New in 2018 A memory play that centers around a boutique art gallery in Greenwich Village, the elderly woman with Alzheimer's disease who runs it, her family who struggles to care for her, and a building owner who aims to turn the gallery into a cafe.
From the producers: A powerfully poignant and often hilarious play, "The Waverly Gallery" is about the final years of a generous, chatty, and feisty grandmother’s final battle against Alzheimer’s disease. Gladys is an old-school lefty and social activist and longtime owner of a small art gallery in Greenwich Village. The play explores her fight to retain her independence and the subsequent effect of her decline on her family, especially her grandson. More than a memory play, "The Waverly Gallery" captures the humor and strength of a family in the face of crisis.
Author Kenneth Lonergan won an Academy Award for Best Original Screenplay for "Manchester by the Sea," for which he also received a nomination as Best Director. Lonergan also received Oscar nominations for his screenplays "You Can Count On Me" and "Gangs of New York." His plays include "This Is Our Youth," "Lobby Hero" and "The Starry Messenger." "The Waverly Gallery" is inspired by his grandmother's Greenwich Village gallery.
"The Waverly Gallery" stars comedy royalty Elaine May, as well as Tony-winner Joan Allen ("Burn This," "The Heidi Chronicles") and Lonergan alums Michael Cera ("Lobby Hero") and Oscar nominee Lucas Hedges ("Manchester By the Sea") Elaine May, one half of the legendary comedy duo Nichols and May, made her Broadway debut in 1960 at the Golden Theatre with "An Evening With Mike Nichols and Elaine May." She also penned the plays "Taller Than a Dwarf," "After the Night and the Music," and "George Is Dead," which was featured in the 2011 triple bill "Relatively Speaking." Drama Desk and Obie Award winner Lila Neugebauer ("The Wolves") marks her Broadway directorial debut with this production.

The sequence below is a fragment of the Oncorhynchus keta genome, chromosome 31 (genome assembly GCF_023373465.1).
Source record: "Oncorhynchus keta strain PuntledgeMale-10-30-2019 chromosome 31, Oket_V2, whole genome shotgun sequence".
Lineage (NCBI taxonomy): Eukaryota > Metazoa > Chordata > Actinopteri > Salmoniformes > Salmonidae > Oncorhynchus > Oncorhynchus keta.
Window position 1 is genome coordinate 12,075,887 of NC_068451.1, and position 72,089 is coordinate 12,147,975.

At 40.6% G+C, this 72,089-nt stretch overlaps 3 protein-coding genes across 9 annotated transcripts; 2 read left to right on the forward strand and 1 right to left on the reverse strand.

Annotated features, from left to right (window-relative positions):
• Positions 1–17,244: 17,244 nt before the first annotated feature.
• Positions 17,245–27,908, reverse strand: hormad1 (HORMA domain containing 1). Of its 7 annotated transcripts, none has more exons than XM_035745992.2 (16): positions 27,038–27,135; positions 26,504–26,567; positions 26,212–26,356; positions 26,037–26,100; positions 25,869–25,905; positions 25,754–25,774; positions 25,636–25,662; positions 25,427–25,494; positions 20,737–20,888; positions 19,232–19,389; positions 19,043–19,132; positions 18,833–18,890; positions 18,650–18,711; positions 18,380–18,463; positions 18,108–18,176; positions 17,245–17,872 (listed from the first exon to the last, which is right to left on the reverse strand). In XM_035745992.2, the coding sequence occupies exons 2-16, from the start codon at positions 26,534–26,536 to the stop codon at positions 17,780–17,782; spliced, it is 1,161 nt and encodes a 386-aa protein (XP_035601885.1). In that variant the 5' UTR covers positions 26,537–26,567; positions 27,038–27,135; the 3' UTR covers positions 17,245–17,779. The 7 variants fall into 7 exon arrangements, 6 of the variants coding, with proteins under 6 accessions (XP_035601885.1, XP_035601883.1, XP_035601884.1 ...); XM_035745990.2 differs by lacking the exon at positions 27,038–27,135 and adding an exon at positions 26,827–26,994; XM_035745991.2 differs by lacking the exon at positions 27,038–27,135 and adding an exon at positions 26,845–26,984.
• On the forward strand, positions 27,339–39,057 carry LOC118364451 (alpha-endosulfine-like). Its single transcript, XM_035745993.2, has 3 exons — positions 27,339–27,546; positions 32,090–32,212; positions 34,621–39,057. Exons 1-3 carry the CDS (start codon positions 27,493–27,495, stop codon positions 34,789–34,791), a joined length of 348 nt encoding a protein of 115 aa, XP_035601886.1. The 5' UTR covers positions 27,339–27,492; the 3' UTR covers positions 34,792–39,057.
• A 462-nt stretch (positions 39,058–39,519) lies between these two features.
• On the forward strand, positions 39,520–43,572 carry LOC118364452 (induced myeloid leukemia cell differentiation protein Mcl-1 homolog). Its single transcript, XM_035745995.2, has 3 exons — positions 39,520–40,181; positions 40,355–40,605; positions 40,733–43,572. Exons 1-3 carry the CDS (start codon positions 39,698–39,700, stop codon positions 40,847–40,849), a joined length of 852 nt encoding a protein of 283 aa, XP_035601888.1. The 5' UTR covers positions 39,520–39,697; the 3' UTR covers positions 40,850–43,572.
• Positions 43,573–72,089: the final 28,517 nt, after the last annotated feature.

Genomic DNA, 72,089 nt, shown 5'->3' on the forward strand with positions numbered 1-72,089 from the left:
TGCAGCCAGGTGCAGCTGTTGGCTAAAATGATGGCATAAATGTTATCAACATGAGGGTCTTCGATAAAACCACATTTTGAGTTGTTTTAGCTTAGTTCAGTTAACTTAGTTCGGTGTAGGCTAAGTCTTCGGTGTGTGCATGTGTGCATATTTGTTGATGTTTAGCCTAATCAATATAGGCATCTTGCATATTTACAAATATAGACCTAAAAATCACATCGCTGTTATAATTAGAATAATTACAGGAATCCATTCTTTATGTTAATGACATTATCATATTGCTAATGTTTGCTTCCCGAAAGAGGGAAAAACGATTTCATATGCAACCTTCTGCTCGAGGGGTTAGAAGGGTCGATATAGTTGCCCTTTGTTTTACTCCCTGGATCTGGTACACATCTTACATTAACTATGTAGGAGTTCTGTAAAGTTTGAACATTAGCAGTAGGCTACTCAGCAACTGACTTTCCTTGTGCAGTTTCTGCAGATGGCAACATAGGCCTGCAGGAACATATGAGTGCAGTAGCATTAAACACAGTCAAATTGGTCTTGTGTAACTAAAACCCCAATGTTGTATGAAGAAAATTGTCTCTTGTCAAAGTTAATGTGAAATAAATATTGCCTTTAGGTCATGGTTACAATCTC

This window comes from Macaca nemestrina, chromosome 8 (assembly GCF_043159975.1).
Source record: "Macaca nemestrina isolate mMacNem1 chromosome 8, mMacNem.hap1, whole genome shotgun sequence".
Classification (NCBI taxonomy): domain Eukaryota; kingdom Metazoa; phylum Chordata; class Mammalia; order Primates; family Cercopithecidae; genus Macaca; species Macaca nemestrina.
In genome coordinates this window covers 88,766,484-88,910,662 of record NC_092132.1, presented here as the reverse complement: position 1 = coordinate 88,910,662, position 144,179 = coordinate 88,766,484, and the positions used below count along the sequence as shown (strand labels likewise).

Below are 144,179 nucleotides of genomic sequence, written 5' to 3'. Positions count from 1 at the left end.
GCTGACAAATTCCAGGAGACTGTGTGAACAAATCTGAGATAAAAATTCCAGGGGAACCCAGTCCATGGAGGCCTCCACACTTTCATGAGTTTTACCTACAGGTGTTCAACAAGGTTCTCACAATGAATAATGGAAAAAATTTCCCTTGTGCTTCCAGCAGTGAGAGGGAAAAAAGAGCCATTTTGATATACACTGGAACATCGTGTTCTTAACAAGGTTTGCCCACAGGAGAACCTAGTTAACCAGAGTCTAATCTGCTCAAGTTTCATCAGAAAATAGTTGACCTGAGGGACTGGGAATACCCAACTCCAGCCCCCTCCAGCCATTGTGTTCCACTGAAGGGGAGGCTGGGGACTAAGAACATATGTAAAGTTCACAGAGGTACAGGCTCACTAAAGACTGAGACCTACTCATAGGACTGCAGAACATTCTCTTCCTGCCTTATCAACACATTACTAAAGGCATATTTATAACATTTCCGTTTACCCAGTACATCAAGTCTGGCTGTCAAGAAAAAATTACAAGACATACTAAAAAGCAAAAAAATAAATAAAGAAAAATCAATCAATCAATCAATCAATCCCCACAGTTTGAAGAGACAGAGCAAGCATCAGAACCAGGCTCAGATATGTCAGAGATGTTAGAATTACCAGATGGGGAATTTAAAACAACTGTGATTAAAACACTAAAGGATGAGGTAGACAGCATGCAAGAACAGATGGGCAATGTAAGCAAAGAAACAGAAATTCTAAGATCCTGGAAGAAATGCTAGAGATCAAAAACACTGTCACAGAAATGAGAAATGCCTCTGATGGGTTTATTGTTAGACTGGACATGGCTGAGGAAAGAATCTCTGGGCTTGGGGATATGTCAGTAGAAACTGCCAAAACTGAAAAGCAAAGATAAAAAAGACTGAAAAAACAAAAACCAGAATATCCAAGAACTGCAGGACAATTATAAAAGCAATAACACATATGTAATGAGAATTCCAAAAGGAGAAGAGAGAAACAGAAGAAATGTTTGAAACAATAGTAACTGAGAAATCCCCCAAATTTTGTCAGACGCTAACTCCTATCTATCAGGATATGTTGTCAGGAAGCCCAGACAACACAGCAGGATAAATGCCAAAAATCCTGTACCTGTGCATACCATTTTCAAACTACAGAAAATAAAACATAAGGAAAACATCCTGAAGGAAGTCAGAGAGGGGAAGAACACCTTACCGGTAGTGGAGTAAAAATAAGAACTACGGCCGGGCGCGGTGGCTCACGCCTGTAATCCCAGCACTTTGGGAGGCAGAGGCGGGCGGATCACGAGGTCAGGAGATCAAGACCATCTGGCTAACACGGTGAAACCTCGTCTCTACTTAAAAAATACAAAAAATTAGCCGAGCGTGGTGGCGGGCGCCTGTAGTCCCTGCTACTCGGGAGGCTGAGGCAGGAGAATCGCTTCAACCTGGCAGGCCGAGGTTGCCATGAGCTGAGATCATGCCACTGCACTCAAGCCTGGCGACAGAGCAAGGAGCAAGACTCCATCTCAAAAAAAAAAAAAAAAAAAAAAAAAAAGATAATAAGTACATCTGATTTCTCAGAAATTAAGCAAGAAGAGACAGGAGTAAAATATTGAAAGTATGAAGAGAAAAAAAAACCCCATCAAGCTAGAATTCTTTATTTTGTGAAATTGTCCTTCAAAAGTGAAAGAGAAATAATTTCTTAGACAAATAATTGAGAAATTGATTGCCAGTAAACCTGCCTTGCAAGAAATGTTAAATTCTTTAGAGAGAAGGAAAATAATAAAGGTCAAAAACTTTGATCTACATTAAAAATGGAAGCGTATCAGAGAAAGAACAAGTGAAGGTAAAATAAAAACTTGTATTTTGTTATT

The play has little plot except for what is, perhaps, the default plot of life: the inexorable decay of something into nothing. The casting of May works brilliantly. She is funny and warm and she's familiar, which helps fill in some of the play's emotional blanks. May receives very fine support from the rest of the ensemble of Neugebauer's steady and unforced revival. In this moving play, one gets a sense of Lonergan committing his family history to the record, making hard truth into beauty, so it doesn't just disappear.
AM New York
Especially noteworthy is 86-year-old Elaine May giving her first performance on Broadway in more than 50 years in an otherwise underwhelming revival. May is joined by an impressive ensemble...While hardly Lonergan's finest work, it makes for a well-meaning character study that sensitively traces a woman's descent into mental instability and the reactions of her family, who acknowledge the need to take care of her despite a palpable reluctance to do so.